Comments on the Theory of Interest

Ray H. Taber

[Reprinted from Land and Freedom, May-June 1941]

Permit me to offer a word of comment on Gaston Haxo's "Theory of Interest."

Capital is a vital necessity of modern business.

In large scale business, borrowed capital is the rule rather than the exception, as evidenced by the billions of security values listed in our Stock Exchanges, Insurance Companies, Building and Loan Associations, etc.

By the promise of Interest, a million trickles of small savings accounts are now induced to come out of hiding and flow into one vast pool where, under experienced management, they accept the risks of industrial activity and assist in providing work for our people.

Whether we call this promise "Interest" or "Insurance" or some other name is of no importance. But the principle, that when one individual entrusts his funds to another, he accepts a risk of loss, is of the greatest importance. And unless there is an adequate inducement to compensate for this risk, only a lunatic would consider the proposal.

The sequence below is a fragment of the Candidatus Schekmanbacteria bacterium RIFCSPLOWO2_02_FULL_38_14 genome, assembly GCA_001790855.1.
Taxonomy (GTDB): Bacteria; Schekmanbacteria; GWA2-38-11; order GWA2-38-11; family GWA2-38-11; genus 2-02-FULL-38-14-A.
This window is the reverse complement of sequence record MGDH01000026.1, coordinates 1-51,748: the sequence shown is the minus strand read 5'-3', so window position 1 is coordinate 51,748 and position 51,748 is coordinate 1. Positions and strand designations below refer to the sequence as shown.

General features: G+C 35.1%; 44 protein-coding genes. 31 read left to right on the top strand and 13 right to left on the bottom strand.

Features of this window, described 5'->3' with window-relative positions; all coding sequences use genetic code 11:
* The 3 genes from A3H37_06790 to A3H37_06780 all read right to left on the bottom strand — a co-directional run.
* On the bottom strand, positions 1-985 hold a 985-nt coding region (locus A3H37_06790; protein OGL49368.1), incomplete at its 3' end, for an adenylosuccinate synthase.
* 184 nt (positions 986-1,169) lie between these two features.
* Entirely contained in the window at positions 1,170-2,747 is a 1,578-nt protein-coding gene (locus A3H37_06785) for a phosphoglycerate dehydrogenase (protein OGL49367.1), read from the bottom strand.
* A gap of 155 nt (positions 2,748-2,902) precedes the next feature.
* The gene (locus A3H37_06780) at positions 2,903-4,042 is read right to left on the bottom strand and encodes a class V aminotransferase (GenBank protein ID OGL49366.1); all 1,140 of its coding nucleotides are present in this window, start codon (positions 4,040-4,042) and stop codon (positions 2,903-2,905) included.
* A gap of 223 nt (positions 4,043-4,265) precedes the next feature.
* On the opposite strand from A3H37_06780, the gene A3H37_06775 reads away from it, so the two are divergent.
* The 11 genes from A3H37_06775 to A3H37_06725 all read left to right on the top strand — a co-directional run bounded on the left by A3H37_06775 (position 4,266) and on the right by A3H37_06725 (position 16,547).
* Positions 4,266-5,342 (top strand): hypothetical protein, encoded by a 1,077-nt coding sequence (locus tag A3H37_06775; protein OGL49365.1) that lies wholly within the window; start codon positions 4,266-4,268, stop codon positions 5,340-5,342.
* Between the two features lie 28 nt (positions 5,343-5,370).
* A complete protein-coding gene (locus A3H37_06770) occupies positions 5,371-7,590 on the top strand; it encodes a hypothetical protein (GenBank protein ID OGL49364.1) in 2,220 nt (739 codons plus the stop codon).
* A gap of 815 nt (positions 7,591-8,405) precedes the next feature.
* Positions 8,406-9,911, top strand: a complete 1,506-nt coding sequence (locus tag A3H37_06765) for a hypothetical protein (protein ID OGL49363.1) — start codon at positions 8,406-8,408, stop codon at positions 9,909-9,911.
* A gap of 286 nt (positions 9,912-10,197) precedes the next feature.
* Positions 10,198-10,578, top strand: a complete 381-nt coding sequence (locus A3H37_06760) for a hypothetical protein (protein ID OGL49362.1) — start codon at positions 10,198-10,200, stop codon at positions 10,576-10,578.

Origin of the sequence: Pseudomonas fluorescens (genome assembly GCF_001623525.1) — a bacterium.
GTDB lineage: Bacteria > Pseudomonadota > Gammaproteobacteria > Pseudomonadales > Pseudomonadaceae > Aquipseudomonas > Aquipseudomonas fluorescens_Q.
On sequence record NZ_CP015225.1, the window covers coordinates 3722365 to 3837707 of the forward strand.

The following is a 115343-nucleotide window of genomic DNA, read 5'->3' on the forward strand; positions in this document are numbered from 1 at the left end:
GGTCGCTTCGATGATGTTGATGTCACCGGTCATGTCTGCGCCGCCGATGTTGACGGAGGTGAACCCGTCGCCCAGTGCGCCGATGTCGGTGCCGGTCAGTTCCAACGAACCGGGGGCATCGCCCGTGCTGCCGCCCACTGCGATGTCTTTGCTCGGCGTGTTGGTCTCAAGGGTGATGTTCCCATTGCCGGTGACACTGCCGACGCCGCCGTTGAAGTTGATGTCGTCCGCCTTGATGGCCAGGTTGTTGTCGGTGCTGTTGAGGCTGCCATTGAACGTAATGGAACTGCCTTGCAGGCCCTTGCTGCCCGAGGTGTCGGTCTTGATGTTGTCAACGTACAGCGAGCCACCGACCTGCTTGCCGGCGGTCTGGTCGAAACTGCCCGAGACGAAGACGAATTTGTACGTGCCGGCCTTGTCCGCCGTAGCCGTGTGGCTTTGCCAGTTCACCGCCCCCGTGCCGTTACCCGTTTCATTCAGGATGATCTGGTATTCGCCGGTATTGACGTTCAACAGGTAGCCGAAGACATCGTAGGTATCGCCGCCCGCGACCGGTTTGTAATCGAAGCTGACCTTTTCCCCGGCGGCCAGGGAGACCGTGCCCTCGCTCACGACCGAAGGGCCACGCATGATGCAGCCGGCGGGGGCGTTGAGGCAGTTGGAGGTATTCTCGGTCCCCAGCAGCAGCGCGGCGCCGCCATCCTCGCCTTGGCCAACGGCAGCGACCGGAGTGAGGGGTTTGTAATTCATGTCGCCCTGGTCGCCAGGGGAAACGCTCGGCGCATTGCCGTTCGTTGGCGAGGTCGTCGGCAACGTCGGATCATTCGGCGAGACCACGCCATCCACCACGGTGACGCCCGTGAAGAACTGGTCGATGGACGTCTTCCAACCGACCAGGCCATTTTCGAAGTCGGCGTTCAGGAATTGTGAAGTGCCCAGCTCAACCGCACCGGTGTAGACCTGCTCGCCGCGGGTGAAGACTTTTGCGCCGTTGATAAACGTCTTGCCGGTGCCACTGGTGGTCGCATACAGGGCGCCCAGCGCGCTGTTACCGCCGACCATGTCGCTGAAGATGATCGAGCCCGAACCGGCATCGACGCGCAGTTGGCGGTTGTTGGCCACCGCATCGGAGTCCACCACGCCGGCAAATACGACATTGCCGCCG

Any attempt to deny this compensation for risk, dams every one of these capital trickles at the source. The pool of capital funds available for the encouragement of industrial enterprise dries up. Every form of business dependent on borrowed capital would tend to degenerate to what each individual manager could provide from his own resources. Conditions of unemployment would be indescribable.